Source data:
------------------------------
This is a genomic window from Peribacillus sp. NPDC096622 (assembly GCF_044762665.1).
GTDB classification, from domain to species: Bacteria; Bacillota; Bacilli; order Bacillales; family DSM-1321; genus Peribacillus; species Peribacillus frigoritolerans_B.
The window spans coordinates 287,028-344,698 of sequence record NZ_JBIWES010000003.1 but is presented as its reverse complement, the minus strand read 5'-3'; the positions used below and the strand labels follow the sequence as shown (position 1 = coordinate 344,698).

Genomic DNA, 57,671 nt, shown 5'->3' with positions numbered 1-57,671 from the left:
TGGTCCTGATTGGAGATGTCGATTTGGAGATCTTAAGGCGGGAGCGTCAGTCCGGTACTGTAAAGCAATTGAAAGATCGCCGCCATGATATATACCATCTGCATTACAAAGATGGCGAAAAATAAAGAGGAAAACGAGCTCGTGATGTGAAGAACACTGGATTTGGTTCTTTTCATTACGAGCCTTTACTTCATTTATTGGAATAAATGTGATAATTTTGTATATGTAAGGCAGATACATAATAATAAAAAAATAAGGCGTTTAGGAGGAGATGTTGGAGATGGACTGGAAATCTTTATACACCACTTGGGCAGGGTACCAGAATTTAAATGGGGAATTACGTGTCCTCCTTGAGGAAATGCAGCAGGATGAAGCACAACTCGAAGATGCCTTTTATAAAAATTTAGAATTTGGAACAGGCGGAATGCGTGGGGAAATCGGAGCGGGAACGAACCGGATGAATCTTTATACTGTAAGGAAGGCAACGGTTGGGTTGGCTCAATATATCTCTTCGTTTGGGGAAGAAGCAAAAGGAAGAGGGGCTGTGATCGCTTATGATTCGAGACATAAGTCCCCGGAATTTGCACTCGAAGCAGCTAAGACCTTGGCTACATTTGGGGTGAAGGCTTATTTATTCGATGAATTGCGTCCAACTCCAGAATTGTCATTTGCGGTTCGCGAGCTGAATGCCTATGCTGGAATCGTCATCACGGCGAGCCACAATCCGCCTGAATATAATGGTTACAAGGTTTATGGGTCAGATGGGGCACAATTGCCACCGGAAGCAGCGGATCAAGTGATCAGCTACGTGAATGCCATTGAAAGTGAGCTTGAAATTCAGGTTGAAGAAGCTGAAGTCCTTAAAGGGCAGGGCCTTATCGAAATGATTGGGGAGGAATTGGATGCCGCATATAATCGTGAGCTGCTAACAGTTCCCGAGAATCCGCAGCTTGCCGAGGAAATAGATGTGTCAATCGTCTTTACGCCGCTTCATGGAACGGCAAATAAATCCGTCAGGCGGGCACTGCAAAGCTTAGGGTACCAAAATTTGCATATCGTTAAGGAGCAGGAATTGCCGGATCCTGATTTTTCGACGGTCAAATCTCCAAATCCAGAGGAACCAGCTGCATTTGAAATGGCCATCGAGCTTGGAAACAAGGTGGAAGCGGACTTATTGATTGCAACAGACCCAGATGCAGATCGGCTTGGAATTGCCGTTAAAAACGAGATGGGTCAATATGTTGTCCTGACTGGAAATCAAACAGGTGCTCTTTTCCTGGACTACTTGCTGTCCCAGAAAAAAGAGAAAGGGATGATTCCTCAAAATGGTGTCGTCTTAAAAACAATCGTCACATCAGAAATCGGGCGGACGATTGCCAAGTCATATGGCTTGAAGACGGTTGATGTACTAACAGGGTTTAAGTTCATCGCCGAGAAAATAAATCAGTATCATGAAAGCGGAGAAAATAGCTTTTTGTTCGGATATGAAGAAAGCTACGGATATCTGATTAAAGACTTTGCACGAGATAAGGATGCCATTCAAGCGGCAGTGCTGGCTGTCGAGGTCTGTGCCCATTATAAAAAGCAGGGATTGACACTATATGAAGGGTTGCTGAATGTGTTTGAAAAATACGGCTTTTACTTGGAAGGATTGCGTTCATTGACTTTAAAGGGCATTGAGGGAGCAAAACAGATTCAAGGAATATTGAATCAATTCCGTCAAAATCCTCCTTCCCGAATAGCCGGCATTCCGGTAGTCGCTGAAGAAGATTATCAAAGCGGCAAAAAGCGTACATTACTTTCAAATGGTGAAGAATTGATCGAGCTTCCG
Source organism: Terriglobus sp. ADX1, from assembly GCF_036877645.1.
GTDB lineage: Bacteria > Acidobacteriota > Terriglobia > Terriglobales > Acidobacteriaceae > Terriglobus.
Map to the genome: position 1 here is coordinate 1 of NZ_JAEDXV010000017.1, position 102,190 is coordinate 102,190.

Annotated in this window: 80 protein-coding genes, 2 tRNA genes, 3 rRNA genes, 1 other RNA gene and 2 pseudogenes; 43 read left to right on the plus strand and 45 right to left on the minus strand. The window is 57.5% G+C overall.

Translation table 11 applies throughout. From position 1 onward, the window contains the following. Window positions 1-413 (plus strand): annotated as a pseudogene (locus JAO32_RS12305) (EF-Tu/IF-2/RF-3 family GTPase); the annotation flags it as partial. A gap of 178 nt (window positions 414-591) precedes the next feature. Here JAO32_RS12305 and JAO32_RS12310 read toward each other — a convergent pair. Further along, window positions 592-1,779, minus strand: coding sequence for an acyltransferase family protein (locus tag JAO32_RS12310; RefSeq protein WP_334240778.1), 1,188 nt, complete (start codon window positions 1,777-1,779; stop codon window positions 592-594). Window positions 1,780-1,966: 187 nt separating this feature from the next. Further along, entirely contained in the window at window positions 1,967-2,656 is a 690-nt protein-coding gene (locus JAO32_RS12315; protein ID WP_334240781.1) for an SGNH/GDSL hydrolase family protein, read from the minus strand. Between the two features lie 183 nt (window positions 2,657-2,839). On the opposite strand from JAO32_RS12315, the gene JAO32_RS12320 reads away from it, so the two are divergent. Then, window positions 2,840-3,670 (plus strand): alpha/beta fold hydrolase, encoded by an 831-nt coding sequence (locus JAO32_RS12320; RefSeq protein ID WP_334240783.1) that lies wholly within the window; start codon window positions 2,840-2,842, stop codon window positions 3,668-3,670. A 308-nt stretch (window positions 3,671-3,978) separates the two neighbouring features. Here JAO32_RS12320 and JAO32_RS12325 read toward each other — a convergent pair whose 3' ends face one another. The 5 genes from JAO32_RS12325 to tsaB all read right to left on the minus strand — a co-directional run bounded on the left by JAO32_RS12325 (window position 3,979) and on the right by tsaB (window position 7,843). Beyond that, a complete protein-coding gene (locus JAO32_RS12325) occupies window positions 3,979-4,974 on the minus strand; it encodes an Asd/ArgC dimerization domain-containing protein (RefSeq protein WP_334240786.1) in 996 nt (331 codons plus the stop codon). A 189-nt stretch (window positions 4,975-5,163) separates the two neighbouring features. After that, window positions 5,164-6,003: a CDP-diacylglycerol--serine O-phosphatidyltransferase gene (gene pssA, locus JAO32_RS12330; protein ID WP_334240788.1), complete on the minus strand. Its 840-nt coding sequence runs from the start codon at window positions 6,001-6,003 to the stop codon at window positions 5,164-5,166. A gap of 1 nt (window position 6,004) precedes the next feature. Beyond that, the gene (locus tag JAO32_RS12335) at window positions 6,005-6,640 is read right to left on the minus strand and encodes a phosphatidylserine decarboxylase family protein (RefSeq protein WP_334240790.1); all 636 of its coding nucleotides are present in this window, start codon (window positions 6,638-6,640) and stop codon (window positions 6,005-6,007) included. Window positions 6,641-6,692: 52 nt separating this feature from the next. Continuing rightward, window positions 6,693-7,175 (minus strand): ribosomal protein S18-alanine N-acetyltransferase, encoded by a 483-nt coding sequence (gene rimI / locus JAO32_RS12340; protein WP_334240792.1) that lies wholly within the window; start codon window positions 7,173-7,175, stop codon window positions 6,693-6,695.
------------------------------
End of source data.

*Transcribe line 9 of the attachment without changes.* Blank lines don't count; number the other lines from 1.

Annotated in this window: 80 protein-coding genes, 2 tRNA genes, 3 rRNA genes, 1 other RNA gene and 2 pseudogenes; 43 read left to right on the plus strand and 45 right to left on the minus strand. The window is 57.5% G+C overall.